Equine influenza virus (EIV) is one of the leading respiratory diseases in the United States and the number of horses infected has been on the rise. Since 2008, Merck Animal Health has collected more than 4,700 samples from horses presenting with signs of acute infectious upper respiratory disease and/or acute neurologic disease as part of an ongoing research program. The two leading diagnoses, based on samples submitted from horses of all disciplines and ages across the U.S., have been equine herpesvirus-4 and EIV.
In an effort to protect horses against these two prevalent respiratory diseases, the United States Equestrian Federation (USEF) will be implementing a rule effective Dec. 1, mandating that all horses be current (within six months) on their EIV and equine herpesvirus (EHV) vaccines prior to entering a USEF show.
Kent Allen, DVM, volunteer chair for the USEF veterinary committee, as well as the drug and medications committees, said the rule change is going to be better for horses and show competitors.
“This rule change and uniformity of rules is going to help us not only better protect our horses against infectious upper respiratory diseases, but it also will improve the welfare of these show horses,” Allen said. “It is important for every owner, as well as the entire USEF organization, to ensure that each horse is adequately protected through appropriate vaccination.”
According to Allen, the new rule will be straightforward and easy for USEF competitors to implement.
“The bottom line is your horse must be current on their equine influenza and equine herpesvirus vaccines by Dec. 1, 2015. If you maintain this vaccination schedule and obtain appropriate documentation, you will not only comply with the rule, but you also will ensure your horse is adequately protected against these highly contagious respiratory diseases.”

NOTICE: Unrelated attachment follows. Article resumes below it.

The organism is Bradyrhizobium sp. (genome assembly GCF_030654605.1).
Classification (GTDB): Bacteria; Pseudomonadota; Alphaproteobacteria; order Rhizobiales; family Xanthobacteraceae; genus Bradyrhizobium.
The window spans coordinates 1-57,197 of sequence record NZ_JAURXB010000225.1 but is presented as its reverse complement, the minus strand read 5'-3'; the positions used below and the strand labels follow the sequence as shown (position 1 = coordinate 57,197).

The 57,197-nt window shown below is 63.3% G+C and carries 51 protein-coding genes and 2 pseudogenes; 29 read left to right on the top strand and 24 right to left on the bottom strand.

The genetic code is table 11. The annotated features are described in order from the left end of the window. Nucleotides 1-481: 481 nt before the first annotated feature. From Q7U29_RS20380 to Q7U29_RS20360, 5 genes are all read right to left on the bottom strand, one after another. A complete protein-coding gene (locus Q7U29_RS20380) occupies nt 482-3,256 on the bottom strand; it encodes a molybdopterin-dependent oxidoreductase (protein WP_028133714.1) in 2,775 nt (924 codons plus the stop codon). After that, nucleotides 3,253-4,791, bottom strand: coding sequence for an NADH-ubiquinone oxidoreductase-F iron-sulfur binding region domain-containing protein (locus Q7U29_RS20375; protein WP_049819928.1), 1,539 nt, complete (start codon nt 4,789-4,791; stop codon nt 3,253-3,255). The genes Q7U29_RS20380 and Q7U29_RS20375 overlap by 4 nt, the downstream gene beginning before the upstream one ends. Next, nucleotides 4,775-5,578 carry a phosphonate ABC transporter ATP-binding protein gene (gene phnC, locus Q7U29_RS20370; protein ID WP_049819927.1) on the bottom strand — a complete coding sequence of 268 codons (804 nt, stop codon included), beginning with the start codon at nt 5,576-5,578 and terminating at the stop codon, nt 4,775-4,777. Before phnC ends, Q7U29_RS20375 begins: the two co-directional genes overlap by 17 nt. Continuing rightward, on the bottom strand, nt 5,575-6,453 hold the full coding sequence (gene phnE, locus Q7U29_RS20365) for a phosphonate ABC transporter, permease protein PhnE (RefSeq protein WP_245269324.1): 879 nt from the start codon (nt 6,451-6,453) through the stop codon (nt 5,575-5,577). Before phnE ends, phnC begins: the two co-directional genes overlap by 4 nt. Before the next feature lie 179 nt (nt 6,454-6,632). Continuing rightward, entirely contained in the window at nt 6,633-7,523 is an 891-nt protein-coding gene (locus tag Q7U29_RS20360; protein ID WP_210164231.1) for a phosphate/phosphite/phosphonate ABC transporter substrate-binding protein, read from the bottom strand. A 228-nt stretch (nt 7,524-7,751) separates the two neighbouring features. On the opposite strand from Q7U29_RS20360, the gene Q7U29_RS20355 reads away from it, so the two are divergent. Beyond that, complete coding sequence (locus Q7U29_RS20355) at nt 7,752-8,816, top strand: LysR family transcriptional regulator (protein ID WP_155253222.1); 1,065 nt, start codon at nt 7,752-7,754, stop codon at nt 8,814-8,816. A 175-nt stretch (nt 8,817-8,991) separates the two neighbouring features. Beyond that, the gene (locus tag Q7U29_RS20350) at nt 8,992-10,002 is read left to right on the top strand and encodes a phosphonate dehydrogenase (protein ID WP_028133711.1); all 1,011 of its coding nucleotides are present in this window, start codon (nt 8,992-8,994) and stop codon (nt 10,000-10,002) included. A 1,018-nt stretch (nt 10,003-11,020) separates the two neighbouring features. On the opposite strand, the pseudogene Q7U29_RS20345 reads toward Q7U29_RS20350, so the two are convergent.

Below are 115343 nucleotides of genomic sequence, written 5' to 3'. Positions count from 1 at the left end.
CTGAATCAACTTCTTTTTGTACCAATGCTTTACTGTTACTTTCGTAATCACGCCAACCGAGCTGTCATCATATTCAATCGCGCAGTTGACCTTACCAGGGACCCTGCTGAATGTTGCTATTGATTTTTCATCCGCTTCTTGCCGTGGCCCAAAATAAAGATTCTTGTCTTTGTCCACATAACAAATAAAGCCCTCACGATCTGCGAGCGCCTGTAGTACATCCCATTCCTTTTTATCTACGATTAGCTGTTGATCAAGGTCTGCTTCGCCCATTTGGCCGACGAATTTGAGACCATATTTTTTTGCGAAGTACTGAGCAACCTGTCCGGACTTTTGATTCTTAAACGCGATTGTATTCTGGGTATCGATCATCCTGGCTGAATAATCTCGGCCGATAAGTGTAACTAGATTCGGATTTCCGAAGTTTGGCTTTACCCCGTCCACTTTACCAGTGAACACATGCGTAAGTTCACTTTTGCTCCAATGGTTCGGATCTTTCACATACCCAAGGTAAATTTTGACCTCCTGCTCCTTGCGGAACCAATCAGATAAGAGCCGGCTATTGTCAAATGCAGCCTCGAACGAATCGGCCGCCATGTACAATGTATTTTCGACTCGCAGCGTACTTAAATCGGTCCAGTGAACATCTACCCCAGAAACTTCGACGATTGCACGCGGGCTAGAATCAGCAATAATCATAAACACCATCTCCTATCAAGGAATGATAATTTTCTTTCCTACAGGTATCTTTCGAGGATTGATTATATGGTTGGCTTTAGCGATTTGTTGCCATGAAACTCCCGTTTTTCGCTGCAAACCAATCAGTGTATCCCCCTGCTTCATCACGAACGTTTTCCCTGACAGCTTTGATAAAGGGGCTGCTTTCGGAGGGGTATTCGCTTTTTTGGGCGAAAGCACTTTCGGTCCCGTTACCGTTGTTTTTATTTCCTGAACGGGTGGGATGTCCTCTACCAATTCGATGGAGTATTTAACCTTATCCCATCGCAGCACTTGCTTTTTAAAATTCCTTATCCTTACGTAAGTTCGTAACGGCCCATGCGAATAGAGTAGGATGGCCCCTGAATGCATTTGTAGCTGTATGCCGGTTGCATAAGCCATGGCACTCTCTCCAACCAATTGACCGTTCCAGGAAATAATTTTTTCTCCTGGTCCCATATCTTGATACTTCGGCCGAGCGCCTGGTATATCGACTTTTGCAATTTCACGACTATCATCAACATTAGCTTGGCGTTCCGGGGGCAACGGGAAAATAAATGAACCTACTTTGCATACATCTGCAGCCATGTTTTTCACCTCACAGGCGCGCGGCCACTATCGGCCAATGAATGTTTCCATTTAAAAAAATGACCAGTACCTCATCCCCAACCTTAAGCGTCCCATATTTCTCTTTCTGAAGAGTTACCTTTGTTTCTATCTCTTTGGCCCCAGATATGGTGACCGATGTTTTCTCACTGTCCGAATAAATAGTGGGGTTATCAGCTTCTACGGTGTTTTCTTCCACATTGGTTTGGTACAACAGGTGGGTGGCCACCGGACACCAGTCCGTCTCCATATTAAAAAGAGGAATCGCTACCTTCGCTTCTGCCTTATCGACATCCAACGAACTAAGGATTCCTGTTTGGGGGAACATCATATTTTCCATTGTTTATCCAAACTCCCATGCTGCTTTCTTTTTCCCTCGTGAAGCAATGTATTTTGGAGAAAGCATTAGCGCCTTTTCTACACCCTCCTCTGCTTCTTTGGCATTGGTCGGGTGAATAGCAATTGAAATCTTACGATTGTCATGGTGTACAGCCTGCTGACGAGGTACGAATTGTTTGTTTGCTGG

Even if you are not competing in USEF shows, EIV should still be a top-of-mind disease concern for all horse owners.
“This highly contagious virus can infect an entire barn of horses in less than 48 hours and it can take weeks to months for each infected horse to completely recover,” said D. Craig Barnett, DVM, Merck Animal Health director of equine veterinary technical services. “Owners and veterinarians alike need to make sure horses at risk for EIV are adequately protected through appropriate vaccination.”
Influenza is one of the most common and contagious equine respiratory diseases and can lead to significant time away from the saddle. If your horse travels, is in training, shows, races, is young or old, and/or comes in contact with other horses that meet the mentioned criteria, then it is at risk for contracting EIV.
“Owners need to be concerned about infectious upper respiratory diseases, especially the most prevalent like EHV-4 and EIV,” Barnett said. “Although they are not typically fatal, they can require significant recovery time and are certainly uncomfortable for the horse.”